That which we call no-fault - The Orca
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That which we call no-fault

Maclean Kay
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The NDP describes the most significant overhaul of ICBC in memory as sounding ‘too good to be true.’ It’s fair to wonder if that won’t turn out to be the case.

The first thing we do, let’s kill all the lawyers.

It’s a famous, if misunderstood, line from Shakespeare (Henry VI Part 2, if you’re curious). It’s also the best way to sum up the NDP’s radical overhaul of auto insurance in BC, which they themselves call a “too good to be true” solution to BC’s ICBC woes.

Obviously not literally killing lawyers – just pretty much excising them and their legal fees from the process.

Yesterday, the NDP announced a major reversal: they will introduce legislation this spring to bring in what’s commonly referred to as “no-fault” insurance. (The NDP bristle at that label, preferring their in-house “Enhanced Care” term.)

What does no-fault mean? The NDP says it means lower premiums (an average savings of $400), and substantially increased benefits for care, treatment, and lost wages. Drivers will be paying less and getting more.

How is that possible? Again, by killing (okay, “killing”) all the lawyers. ICBC has been spending more and more on legal fights against higher and higher claims, losing an estimated $700 million this year, and $960 million by 2022.

The big change is severely restricting the ability (and incentive, because in theory benefits will be more readily accessible) to sue after an accident. The effect to the provincial coffers will be substantial – more than $1 billion per year almost entirely due to removing legal costs.

How is that possible? Again, by killing (okay, “killing”) all the lawyers.

Why go after the lawyers? The government’s materials describe the situation like this: public auto insurance faces a “trilemma.” You’ve heard the expression, “Things can be good, fast, or cheap – you can have two, but not all three.”

Same idea.

In this case, the three choices are affordable premiums, quality care, and the ability to seek damages through the tort system. Again – you can only have two. ICBC was trying to do all three, and not succeeding.

The way this was presented in yesterday’s briefings and news conference, this move is win-win (more benefits, lower premiums), obvious, and not even theoretical; broadly comparable models exist in Saskatchewan and Manitoba.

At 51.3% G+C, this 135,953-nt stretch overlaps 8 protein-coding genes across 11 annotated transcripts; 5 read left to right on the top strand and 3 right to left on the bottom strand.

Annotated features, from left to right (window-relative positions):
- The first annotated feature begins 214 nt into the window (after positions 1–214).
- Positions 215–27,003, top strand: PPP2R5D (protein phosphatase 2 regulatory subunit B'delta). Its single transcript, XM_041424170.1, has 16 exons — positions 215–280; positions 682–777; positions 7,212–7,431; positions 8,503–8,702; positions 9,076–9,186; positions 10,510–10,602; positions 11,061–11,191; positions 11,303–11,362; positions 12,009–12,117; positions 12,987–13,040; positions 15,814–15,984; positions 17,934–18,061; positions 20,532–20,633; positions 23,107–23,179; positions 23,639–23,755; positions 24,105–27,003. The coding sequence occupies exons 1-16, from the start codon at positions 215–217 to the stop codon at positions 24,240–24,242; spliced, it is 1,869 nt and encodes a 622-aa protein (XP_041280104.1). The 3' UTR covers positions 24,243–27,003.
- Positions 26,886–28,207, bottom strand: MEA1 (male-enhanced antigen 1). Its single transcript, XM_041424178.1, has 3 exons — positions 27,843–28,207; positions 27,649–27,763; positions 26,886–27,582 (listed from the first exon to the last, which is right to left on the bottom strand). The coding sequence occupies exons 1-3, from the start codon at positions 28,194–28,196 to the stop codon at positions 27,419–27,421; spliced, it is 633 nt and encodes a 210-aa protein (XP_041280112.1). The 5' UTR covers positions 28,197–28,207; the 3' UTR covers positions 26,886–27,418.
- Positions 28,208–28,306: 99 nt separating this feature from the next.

ICBC was trying to do all three, and not succeeding.

The obvious question: if this was so, well, obvious – why did it take this long? Until very recently, Premier John Horgan and Attorney General David Eby had been quite clear: no-fault was not being considered, so stop asking. So what happened?

Late yesterday, Eby admitted to the Vancouver Sun’s Rob Shaw that this had indeed been a difficult reversal, borne of an admitted lack of understanding both of how deep ICBC’s problems ran, and the legal system’s inability to change. And both Eby and Horgan have also conceded that ICBC has trust and credibility issues with the general public.

In other words, it turned out they couldn’t just blame the previous government and wash their hands; the problem was systemic.

Adding to that, it’s fair to suppose veteran elements within the NDP were gun shy from their abrupt retreat when they tried to reform ICBC in the ’90s – and also, as Horgan alluded to, reluctant to fiddle too much with Dave Barrett’s creation. (Fairly or unfairly, ICBC is part of the BC NDP catechism.)

Will the new system work? We won’t know for a few years, and that’s assuming it survives vigorous legal challenge(s) from organizations like the Trial Lawyers Association, fresh from successfully overturning the NDP’s last major ICBC changes.

Blaming lawyers is always an inspired political move.

Whether or not it survives, politically, it’s a smart move. Just a couple of hours after the announcement, the NDP Caucus quickly issued a release that neatly summarizes how they’re framing this: they’re standing up for you, and anyone who disagrees (like, oh, just for example, Andrew Wilkinson and the BC Liberals) are on the side of the bloodsucking lawyers.

Blaming lawyers is always an inspired political move. But the proof will come before the next election: can Eby keep his promise of cutting auto insurance rates by 20%? The public is bound to be skeptical – and not just because it really does sound too good to be true.

For one thing, it’s hard to overstate just how abruptly this departs from the NDP’s previously spirited defence of the court system. For example, Eby said he had “seen the harms that (no-fault) can cause people who are dependent on the existing system on a very firsthand basis. I’ve seen the benefits of the tort system for accident victims through my father’s practice, through the practice of my colleagues and the practice of law as a lawyer before coming to government.” This wasn’t an isolated quote.

Maybe only the most politically engaged will notice or care, and most of them already know how they’re voting. But drivers certainly noticed rate hikes, after the NDP swore up and down that only “bad” drivers would face higher premiums. This simply wasn’t true, and every month more people posted their personal increases on social media.

So, yes. Just like ICBC faces a trust and credibility gap, when the government has a Road to Damascus moment and suddenly discovers they can offer more benefits for less money – just in time for an election – it’s only natural to be skeptical.

Maclean Kay is Editor in Chief of The Orca

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